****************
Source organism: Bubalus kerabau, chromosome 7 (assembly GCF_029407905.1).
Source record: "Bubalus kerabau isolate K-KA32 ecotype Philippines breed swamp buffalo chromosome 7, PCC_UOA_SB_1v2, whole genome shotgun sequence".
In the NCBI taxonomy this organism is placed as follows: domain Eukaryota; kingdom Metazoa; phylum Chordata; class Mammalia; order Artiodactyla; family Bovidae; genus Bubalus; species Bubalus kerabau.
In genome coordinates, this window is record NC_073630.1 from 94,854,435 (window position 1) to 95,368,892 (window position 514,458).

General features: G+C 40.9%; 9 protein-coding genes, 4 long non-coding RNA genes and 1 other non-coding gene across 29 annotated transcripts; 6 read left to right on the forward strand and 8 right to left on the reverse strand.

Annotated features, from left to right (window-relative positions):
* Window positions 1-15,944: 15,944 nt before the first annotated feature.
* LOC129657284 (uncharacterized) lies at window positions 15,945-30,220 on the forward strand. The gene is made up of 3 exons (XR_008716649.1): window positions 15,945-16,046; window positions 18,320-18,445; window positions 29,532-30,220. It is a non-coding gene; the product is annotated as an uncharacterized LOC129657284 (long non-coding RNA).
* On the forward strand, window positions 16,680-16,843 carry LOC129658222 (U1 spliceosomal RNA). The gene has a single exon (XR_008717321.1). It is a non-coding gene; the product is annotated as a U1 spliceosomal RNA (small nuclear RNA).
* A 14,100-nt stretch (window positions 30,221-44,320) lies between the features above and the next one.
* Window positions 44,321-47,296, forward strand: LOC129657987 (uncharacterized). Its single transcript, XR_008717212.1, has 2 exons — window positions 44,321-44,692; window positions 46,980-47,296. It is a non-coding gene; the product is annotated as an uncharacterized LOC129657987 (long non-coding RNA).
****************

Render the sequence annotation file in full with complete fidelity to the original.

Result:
Source organism: Bubalus kerabau, chromosome 7 (assembly GCF_029407905.1).
Source record: "Bubalus kerabau isolate K-KA32 ecotype Philippines breed swamp buffalo chromosome 7, PCC_UOA_SB_1v2, whole genome shotgun sequence".
In the NCBI taxonomy this organism is placed as follows: domain Eukaryota; kingdom Metazoa; phylum Chordata; class Mammalia; order Artiodactyla; family Bovidae; genus Bubalus; species Bubalus kerabau.
In genome coordinates, this window is record NC_073630.1 from 94,854,435 (window position 1) to 95,368,892 (window position 514,458).

General features: G+C 40.9%; 9 protein-coding genes, 4 long non-coding RNA genes and 1 other non-coding gene across 29 annotated transcripts; 6 read left to right on the forward strand and 8 right to left on the reverse strand.

Annotated features, from left to right (window-relative positions):
* Window positions 1-15,944: 15,944 nt before the first annotated feature.
* LOC129657284 (uncharacterized) lies at window positions 15,945-30,220 on the forward strand. The gene is made up of 3 exons (XR_008716649.1): window positions 15,945-16,046; window positions 18,320-18,445; window positions 29,532-30,220. It is a non-coding gene; the product is annotated as an uncharacterized LOC129657284 (long non-coding RNA).
* On the forward strand, window positions 16,680-16,843 carry LOC129658222 (U1 spliceosomal RNA). The gene has a single exon (XR_008717321.1). It is a non-coding gene; the product is annotated as a U1 spliceosomal RNA (small nuclear RNA).
* A 14,100-nt stretch (window positions 30,221-44,320) lies between the features above and the next one.
* Window positions 44,321-47,296, forward strand: LOC129657987 (uncharacterized). Its single transcript, XR_008717212.1, has 2 exons — window positions 44,321-44,692; window positions 46,980-47,296. It is a non-coding gene; the product is annotated as an uncharacterized LOC129657987 (long non-coding RNA).